In 1994, Ireland, Iceland and the Faroe Islands issue a similar twinset of stamps for that year’s Europa Issue, the theme being Great Discoveries. The three postal authorities joined together to celebrate the early 6th-century voyage of Saint Brendan to Iceland. Despite not being canonised in his lifetime, Brendan appears on the stamp with a saintly halo. He is the patron saint of boatmen, although Saint Clement I might dispute this. Brendan the Navigator is thought to have travelled as far as present-day Newfoundland and his voyage is celebrated in song by Christy Moore. His transatlantic journey was retraced between May 1976 and June 1977 by a five-man crew from Brandon Creek in Dingle, County Kerry. The resultant film of this historic voyage is available on YouTube – Part 1 and Part 2.

One of the two Irish Europa issues by An Post in 1994.
A FDC issued by An Post with the 1994 Europa stamps of Iceland, the Faroe Islands and Ireland.

Ireland has issued commemorative stamps celebrating its participation in the Olympic Games since 1972. Every four years different sports are selected and eventually my patience was rewarded in 2008 when rowing was chosen for one of the designs. Technique is rarely a consideration when rowing or sculling is being selected for postage stamps and Ireland’s Beijing commemorative was no exception. It and its sister stamp, featuring a shot-putter, are based on illustrations by Graham Knuttel. His designs are true to his unique style of painting which Duke Street Gallery, Dublin, describes as “bold use of colour and form and the narrative tensions which wind their way through all his work, make him a true storyteller. Knuttel’s works are instantly recognizable, making him one of Ireland’s most popular and collectable living artists of our time.”

Ireland’s first Olympic rowing stamp on the official FDC issued by An Post on 15 July 2008 to celebrate Ireland’s participation in the Beijing Olympic Games.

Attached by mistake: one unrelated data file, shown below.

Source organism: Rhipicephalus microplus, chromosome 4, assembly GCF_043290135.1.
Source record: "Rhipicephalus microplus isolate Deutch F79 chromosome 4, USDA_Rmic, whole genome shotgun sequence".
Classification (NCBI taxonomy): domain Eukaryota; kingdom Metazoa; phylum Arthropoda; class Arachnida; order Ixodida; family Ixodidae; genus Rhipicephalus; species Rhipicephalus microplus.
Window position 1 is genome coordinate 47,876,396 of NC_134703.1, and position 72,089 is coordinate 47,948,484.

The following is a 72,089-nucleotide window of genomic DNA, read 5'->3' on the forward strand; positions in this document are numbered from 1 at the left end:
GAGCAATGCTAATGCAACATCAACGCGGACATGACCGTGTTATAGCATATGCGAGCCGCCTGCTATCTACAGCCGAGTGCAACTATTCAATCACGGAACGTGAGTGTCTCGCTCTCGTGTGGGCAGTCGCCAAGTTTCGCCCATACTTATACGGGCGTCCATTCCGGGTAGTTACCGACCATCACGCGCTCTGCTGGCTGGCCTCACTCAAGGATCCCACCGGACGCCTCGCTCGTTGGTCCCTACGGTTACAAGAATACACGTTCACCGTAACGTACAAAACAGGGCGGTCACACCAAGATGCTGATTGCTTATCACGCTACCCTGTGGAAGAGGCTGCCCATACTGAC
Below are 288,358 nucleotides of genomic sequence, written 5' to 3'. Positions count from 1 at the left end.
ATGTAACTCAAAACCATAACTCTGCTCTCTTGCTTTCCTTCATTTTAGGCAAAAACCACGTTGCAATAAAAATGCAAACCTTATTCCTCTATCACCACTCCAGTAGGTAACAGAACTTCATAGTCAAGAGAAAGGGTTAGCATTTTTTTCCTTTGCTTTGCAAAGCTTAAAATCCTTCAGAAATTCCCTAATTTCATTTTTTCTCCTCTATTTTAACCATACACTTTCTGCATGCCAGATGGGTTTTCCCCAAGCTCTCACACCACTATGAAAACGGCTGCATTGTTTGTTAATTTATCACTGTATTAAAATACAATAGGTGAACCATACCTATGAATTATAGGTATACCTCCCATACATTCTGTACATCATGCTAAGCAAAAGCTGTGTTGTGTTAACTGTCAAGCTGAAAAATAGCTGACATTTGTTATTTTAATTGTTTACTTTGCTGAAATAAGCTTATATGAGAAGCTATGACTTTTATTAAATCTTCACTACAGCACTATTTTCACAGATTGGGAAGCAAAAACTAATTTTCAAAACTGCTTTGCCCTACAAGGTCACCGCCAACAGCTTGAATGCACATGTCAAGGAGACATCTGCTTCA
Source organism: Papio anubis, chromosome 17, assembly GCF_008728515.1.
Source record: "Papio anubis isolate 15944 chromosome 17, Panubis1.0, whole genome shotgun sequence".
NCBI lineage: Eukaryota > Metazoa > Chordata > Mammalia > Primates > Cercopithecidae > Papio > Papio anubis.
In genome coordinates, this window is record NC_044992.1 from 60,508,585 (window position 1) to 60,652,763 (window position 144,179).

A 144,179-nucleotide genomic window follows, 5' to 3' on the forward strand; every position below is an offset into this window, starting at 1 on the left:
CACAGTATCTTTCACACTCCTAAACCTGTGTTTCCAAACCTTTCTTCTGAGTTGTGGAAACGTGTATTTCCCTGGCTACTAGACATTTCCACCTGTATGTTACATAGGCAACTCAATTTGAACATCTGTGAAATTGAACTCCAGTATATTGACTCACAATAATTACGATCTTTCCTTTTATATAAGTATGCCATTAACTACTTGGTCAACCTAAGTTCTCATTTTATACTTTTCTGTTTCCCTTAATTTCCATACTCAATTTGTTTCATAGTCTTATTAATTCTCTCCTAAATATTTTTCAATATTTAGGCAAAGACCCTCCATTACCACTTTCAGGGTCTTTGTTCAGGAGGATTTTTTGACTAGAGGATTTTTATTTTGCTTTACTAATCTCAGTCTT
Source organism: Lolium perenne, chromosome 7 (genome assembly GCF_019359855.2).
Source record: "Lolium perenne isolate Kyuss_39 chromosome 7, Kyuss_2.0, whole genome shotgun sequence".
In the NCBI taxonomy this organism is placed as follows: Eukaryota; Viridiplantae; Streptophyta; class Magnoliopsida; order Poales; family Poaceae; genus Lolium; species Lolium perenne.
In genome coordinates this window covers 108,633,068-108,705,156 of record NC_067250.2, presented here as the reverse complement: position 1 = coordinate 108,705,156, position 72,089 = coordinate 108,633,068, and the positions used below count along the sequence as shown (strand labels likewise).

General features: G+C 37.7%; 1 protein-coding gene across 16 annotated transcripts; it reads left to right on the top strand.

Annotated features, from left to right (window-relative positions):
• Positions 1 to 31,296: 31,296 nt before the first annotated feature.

If rowing technique did not top the list of requirements in Knuttel’s commission from An Post, the same cannot be said of Ann Flynn’s design for the 1988 Olympic Games FDC. I have long admired the rowing image and wished it had made it on to a stamp. Looking at it with fresh eyes, I now notice that the three sports depicted are all ‘seated’ sports and perhaps the composition of the two se-tenant stamps, also designed by Flynn, with the competitors facing forward, was all part of her master plan. The cancellation stamp made up of a trio of images: Olympic Rings, Olympic Torch, and a Shamrock, add greatly to the cover.

The An Post FDC with the two Olympic stamps issued in 1988 to celebrate Ireland’s participation in the Seoul Olympic Games. Designed by Ann Flynn and issued on 7 April 1988.

In 1985, the President of the International Federation of Olympic Philately (FIPO), Juan Antonio Samaranch, under the patronage of the International Olympic Committee (IOC), created the Prix Olympia, a competition to honour the most attractive postage stamps issued on the occasion of each Olympic Games. The winners of the II Prix Olympia, celebrating stamps for the Seoul Olympics, was Flynn’s show jumping stamp, but it could easily have been the bowsider in green that graced the First Day of Issue Cover.

Prix Olympia Gold Medal awarded by the Comité International Olympique to Ann Flynn in 1989 for her winning stamp design for the previous year’s Olympic Games. Picture

The above images are reproduced for non-commercial and educational purposes. However, if you own the rights to any of them and would like them taken down, we will do so immediately.